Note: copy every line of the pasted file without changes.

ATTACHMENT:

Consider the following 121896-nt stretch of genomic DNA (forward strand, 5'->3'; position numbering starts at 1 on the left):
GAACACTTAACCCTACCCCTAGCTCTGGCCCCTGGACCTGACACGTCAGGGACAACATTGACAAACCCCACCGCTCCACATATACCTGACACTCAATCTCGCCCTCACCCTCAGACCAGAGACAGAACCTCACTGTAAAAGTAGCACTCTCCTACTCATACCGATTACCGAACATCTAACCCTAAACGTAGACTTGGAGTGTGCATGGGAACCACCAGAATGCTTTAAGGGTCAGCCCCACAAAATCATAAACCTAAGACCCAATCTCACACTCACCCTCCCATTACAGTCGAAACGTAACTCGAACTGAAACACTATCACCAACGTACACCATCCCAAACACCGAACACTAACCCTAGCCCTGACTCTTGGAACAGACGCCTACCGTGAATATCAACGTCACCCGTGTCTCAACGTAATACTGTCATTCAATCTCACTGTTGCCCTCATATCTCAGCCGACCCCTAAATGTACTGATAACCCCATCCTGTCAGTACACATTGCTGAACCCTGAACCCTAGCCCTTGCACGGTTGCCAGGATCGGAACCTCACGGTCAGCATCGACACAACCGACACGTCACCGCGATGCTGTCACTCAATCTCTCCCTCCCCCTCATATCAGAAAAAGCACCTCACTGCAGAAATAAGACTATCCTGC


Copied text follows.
Consider the following 121896-nt stretch of genomic DNA (forward strand, 5'->3'; position numbering starts at 1 on the left):
GAACACTTAACCCTACCCCTAGCTCTGGCCCCTGGACCTGACACGTCAGGGACAACATTGACAAACCCCACCGCTCCACATATACCTGACACTCAATCTCGCCCTCACCCTCAGACCAGAGACAGAACCTCACTGTAAAAGTAGCACTCTCCTACTCATACCGATTACCGAACATCTAACCCTAAACGTAGACTTGGAGTGTGCATGGGAACCACCAGAATGCTTTAAGGGTCAGCCCCACAAAATCATAAACCTAAGACCCAATCTCACACTCACCCTCCCATTACAGTCGAAACGTAACTCGAACTGAAACACTATCACCAACGTACACCATCCCAAACACCGAACACTAACCCTAGCCCTGACTCTTGGAACAGACGCCTACCGTGAATATCAACGTCACCCGTGTCTCAACGTAATACTGTCATTCAATCTCACTGTTGCCCTCATATCTCAGCCGACCCCTAAATGTACTGATAACCCCATCCTGTCAGTACACATTGCTGAACCCTGAACCCTAGCCCTTGCACGGTTGCCAGGATCGGAACCTCACGGTCAGCATCGACACAACCGACACGTCACCGCGATGCTGTCACTCAATCTCTCCCTCCCCCTCATATCAGAAAAAGCACCTCACTGCAGAAATAAGACTATCCTGC